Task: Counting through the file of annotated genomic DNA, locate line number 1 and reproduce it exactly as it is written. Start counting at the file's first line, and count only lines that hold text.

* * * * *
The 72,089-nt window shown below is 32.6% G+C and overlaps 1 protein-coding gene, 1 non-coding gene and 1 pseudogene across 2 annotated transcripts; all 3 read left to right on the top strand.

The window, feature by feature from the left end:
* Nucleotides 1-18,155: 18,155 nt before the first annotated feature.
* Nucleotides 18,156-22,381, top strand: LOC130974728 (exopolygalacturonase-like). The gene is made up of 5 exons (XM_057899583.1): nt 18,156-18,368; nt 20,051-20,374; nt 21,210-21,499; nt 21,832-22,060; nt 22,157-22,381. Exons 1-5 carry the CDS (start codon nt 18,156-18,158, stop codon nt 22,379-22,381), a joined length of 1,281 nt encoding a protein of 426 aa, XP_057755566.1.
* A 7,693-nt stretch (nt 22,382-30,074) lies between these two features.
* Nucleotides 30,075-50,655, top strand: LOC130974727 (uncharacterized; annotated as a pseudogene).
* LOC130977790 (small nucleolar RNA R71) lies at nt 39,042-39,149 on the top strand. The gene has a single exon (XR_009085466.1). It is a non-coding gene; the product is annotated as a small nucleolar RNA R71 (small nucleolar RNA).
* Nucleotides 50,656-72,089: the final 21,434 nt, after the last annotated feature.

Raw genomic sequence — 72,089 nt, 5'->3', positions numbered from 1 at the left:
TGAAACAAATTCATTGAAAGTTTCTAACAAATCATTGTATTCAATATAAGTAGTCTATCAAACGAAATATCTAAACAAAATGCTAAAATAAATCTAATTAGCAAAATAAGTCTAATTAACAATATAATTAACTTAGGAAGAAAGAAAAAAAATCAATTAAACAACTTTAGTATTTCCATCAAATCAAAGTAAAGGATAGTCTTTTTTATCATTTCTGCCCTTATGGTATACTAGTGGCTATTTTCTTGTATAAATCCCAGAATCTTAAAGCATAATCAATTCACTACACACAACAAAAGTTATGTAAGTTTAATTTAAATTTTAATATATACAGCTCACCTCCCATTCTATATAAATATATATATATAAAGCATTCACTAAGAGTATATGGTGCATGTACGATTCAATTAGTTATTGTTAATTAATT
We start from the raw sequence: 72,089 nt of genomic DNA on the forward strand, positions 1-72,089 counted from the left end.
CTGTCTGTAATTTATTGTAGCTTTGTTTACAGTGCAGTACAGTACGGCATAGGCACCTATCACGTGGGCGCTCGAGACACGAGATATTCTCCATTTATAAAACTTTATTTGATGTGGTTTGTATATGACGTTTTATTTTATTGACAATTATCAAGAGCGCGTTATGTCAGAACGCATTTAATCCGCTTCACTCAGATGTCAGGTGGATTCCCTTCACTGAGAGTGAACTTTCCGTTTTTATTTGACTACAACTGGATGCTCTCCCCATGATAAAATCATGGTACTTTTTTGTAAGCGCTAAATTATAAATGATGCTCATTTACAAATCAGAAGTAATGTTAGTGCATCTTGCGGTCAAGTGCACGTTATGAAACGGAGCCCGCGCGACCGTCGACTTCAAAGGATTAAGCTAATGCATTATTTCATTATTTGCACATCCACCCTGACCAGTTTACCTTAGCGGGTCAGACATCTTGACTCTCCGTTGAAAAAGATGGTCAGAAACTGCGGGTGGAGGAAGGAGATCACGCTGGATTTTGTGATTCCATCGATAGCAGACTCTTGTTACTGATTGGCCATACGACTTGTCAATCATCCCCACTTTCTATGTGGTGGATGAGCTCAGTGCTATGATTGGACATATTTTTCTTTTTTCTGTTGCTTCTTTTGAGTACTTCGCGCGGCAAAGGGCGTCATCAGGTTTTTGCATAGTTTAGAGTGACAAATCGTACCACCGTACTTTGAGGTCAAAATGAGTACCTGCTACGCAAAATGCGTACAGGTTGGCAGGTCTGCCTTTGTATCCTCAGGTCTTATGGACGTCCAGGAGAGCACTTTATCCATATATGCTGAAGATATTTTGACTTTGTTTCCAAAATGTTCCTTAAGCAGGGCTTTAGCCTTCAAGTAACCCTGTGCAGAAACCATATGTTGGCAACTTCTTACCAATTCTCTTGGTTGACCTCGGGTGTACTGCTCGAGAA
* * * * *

The 72,089-nt window shown below is 32.6% G+C and overlaps 1 protein-coding gene, 1 non-coding gene and 1 pseudogene across 2 annotated transcripts; all 3 read left to right on the top strand.